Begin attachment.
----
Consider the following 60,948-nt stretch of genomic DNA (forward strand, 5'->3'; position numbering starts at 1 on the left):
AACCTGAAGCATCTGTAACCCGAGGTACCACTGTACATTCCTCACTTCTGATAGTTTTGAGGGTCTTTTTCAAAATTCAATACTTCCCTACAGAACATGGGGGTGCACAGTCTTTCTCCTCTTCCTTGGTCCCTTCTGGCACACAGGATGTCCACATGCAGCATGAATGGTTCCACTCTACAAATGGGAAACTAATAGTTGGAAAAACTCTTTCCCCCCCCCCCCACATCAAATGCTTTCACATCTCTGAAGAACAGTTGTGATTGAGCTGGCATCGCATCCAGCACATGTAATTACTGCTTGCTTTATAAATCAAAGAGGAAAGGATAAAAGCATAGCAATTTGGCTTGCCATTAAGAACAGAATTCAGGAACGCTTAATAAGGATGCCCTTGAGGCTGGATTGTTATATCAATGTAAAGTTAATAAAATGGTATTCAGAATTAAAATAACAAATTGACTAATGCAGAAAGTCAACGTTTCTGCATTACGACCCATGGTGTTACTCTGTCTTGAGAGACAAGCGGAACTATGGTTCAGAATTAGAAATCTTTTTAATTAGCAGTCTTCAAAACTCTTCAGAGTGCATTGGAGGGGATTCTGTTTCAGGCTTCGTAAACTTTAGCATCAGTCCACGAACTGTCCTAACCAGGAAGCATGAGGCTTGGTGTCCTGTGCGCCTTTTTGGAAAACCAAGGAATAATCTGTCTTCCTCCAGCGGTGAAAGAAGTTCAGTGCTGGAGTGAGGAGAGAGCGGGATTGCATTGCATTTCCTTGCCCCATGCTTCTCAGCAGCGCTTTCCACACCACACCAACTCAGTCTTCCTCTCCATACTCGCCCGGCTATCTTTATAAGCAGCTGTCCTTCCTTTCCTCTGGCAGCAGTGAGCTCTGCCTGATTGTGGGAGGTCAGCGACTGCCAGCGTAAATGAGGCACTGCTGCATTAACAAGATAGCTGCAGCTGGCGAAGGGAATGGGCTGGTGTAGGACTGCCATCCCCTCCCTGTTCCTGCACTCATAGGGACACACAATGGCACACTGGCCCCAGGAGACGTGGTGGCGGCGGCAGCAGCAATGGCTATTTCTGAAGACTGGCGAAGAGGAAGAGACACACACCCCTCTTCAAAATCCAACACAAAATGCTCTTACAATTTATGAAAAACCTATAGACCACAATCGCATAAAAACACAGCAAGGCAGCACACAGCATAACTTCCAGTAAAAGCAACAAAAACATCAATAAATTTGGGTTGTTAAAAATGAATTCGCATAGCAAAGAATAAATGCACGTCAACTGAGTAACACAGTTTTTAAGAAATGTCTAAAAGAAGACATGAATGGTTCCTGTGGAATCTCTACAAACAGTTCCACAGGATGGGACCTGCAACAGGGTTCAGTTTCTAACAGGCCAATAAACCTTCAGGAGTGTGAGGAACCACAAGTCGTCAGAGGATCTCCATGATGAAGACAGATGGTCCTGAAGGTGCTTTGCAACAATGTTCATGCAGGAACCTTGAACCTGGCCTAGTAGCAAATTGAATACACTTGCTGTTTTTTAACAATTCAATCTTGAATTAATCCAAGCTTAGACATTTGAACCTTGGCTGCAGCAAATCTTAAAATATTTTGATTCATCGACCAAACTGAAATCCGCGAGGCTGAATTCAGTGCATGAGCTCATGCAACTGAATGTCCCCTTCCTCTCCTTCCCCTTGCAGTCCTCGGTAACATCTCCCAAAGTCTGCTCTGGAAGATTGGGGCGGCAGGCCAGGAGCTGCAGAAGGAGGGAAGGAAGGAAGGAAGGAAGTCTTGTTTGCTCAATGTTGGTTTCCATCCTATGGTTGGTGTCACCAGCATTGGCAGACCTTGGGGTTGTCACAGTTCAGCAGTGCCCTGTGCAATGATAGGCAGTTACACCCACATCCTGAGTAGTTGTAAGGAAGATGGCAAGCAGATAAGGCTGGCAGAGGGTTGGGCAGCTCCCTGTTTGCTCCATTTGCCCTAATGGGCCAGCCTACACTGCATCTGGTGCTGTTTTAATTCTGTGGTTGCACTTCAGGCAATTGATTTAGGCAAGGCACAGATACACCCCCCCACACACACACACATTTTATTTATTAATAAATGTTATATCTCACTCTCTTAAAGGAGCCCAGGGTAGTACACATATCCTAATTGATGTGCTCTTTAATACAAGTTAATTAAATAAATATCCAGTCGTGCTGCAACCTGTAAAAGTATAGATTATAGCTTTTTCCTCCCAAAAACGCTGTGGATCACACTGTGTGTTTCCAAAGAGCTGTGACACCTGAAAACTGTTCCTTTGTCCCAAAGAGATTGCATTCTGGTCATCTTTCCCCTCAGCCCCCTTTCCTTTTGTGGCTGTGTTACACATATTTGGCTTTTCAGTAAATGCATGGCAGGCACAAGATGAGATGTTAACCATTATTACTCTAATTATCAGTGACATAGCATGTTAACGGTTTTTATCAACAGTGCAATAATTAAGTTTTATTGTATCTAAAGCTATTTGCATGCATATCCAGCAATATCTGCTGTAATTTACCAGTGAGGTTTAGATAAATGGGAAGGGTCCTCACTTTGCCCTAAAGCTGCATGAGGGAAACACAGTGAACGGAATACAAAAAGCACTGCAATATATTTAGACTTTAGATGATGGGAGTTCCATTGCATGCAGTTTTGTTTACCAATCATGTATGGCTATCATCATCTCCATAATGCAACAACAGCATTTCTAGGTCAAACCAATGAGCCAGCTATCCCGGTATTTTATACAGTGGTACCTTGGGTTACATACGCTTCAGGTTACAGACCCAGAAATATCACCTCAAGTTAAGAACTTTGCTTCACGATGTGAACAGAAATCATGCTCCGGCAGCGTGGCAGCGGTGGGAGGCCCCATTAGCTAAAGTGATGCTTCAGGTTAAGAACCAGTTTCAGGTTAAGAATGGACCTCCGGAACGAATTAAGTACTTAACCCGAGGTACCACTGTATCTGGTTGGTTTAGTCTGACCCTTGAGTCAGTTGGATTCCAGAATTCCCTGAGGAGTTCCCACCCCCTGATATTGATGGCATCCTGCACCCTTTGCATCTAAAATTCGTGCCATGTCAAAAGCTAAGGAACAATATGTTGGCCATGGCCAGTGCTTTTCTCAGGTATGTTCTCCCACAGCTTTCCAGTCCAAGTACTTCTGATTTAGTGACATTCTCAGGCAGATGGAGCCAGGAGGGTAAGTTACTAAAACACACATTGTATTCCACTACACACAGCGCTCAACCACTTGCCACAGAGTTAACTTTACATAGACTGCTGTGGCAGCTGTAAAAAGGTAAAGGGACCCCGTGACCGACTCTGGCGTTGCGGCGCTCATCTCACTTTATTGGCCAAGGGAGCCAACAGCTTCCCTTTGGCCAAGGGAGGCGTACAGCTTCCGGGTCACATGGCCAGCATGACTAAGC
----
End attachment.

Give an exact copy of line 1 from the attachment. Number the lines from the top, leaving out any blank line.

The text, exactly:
Consider the following 60,948-nt stretch of genomic DNA (forward strand, 5'->3'; position numbering starts at 1 on the left):